In this edition of “Cheat Sheet,” we’re featuring rapper Lil Kim. Enjoy!
Who: They both hail from New York and both have résumés on which urban violence makes a prominent appearance, but the crucial point of separation between Nicki Minaj and Lil Kim rests in the former’s defter skill as a marketer. Much of Minaj’s combative posturing and effusive sexuality is cast directly from the Lil Kim mold, but whereas Nicki has been able to spread this appeal across multiple demographics, Lil Kim remains, both to her boon and detriment, gangster to the core.
After impressing Biggy Smalls with her freestyle chops, Lil Kim (nee, Kimberly Denise Jones) wound up with a prominent slot on the 1995 Junior M.A.F.I.A. album Conspiracy. A teenage-hood spent mostly on the streets of Brooklyn’s Bed-Stuy neighborhood had sharpened Lil Kim’s wit and expanded her ambition to an impressive scale. No sooner had Conspiracy been released than she set to work on a solo debut (Hard Core), which went on to achieve double-platinum status, following its 1996 release.
Kim followed up Hard Core with the equally well received The Notorious K.I.M. (2000) and La Bella Mafia (2003). Both albums went platinum and yielded more hit singles than most artists produce in an entire career.
Lil Kim’s public life might have continued in much this same style, if it weren’t for a 2001 shooting that took place outside of Manhattan’s Hot 97 radio studio. In the aftermath of that shooting, Kim lied to a federal grand jury about her bodyguard and manager’s involvement in the incident, stating that she didn’t know the two of them were at the scene. Video surveillance contradicted this claim, and Kim was sentenced to 12 months in federal prison on a perjury charge. She served 10 months of this term, and was released in 2006. Her fourth album, The Naked Truth, shipped while she was in prison.
Since her release, Lil Kim’s career has failed to regain the momentum it displayed in the late ‘90s. While her fifth (as of yet untitled) album languishes in a years-long production process, Kim has taken to such measures as competing on Dancing With the Stars in order to maintain her profile and cash flow. Earlier this month, Kim embarked on her “Return of the Queen Tour”, a 25-date jaunt that has received predominantly positive reviews.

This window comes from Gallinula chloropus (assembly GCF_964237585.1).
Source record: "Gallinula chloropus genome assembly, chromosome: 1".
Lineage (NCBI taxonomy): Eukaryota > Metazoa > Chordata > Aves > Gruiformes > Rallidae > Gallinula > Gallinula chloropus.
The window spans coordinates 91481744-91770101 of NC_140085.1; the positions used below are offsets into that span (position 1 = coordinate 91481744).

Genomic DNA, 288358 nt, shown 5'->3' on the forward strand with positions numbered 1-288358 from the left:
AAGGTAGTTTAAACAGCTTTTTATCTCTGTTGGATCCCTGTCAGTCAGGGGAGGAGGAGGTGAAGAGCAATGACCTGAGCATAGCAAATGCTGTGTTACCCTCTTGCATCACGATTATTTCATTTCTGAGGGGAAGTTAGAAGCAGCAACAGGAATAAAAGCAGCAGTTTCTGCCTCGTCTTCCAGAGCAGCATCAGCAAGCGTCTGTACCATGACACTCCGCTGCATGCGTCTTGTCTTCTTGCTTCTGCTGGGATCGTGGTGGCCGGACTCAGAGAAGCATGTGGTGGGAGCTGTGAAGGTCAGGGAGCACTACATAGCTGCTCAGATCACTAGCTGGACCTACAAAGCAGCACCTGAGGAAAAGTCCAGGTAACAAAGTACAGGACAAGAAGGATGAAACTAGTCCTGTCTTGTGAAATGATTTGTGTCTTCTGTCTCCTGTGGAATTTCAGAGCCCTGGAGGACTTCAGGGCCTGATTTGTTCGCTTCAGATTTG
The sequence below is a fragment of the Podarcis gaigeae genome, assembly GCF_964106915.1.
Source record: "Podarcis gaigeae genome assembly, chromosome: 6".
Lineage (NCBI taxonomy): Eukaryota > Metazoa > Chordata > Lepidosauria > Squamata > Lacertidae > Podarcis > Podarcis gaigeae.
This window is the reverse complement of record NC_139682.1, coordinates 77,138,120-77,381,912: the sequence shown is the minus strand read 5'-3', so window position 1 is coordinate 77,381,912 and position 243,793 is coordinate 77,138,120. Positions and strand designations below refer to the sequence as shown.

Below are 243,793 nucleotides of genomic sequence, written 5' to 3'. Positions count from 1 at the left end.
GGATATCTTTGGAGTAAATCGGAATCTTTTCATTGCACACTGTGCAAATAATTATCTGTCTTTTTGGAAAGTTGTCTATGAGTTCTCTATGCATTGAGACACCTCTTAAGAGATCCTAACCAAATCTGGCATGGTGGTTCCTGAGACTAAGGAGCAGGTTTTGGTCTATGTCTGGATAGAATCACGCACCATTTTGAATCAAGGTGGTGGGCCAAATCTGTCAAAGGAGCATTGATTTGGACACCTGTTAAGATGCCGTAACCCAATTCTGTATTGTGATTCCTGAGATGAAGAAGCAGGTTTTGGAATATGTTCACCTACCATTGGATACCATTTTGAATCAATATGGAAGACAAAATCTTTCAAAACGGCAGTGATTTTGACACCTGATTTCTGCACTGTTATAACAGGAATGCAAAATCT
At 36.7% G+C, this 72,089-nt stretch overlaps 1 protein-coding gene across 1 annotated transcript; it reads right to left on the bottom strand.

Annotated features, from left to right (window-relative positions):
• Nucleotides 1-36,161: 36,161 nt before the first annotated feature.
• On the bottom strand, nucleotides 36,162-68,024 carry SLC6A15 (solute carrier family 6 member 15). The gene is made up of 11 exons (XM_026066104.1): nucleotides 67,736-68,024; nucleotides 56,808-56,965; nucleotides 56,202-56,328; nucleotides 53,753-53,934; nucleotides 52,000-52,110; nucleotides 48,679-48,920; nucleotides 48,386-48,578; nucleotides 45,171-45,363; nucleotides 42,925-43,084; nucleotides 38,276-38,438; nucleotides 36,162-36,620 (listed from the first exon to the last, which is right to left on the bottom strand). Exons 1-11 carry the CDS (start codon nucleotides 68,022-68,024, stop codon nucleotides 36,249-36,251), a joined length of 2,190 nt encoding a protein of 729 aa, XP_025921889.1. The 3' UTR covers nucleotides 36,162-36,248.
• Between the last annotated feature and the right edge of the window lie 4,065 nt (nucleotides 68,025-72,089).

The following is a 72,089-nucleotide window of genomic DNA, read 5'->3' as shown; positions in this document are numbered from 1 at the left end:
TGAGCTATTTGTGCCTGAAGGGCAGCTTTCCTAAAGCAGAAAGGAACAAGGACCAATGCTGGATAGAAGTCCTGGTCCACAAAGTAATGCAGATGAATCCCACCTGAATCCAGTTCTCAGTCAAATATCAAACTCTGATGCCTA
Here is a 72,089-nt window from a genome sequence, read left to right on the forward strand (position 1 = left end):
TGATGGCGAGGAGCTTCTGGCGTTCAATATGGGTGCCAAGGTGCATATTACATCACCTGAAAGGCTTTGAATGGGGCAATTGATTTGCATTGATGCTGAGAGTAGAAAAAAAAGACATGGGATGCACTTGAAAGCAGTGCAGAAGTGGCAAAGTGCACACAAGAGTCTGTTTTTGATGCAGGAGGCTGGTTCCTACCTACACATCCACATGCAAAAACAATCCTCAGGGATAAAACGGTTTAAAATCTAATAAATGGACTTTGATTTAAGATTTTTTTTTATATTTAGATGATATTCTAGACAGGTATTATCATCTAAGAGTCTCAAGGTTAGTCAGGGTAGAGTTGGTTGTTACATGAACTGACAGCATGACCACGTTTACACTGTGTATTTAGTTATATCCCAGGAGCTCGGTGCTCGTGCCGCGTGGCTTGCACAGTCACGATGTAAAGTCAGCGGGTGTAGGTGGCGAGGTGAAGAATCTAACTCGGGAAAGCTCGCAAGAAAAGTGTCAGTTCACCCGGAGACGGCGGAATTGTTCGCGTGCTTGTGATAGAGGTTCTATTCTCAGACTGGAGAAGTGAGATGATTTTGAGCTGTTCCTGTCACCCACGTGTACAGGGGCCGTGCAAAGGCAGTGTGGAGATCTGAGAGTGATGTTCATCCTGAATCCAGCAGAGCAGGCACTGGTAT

The Sound: Since her debut, Lil Kim has been alternately lauded and chastised for her willingness to spit lyrics that border on the pornographic. A female practitioner of hardcore rap was still a rare thing at the time of Conspiracy’s release and Lil Kim earned her initial plaudits by proving she could be every bit as raunchy and menacing as the boys.
Despite working with a plethora of different producers, Lil Kim has consistently favored beats that employ spare 808 samples and allow her lyrics to take center stage. Soul samples pop up on occasion in Lil Kim tracks, but coughing bass drums and muted guitar samples form the bread and butter of her style.
Essential listening: If you weren’t around in 1996, then you’ll just have to take it on faith that Hard Core was a much more threatening specimen at that point in history. Of the singles from that album, “No Time” has aged with the most grace.
“How Many Licks?”, from 2000’s The Notorious K.I.M., has secured a solid place in the cultural collective memory, due at least in part to Lil Kim’s fearlessly explicit verses.
Sure, “The Jump Off” falls victim to some of the more onerous conventions of club rap, but a beat from Timbaland makes this track well worth a repeat listen. In any case, it’s still probably Lil Kim’s most popular track.
A handful of tracks from Kim’s much-delayed fifth album have popped up on the Internet and then disappeared, forming a years-long game of sonic Whack-a-Mole for dedicated fans. However, the Kim camp seems content to let “If You Love Me” roam in the great wide world. This not-too-shabby track offers two causes for concern, one being its comparatively tame lyrics, the other being the revelation that Lil Kim’s prison term failed to protect her from the blight of auto-tune.
(Photo credit: O. Maraj/Wikimedia)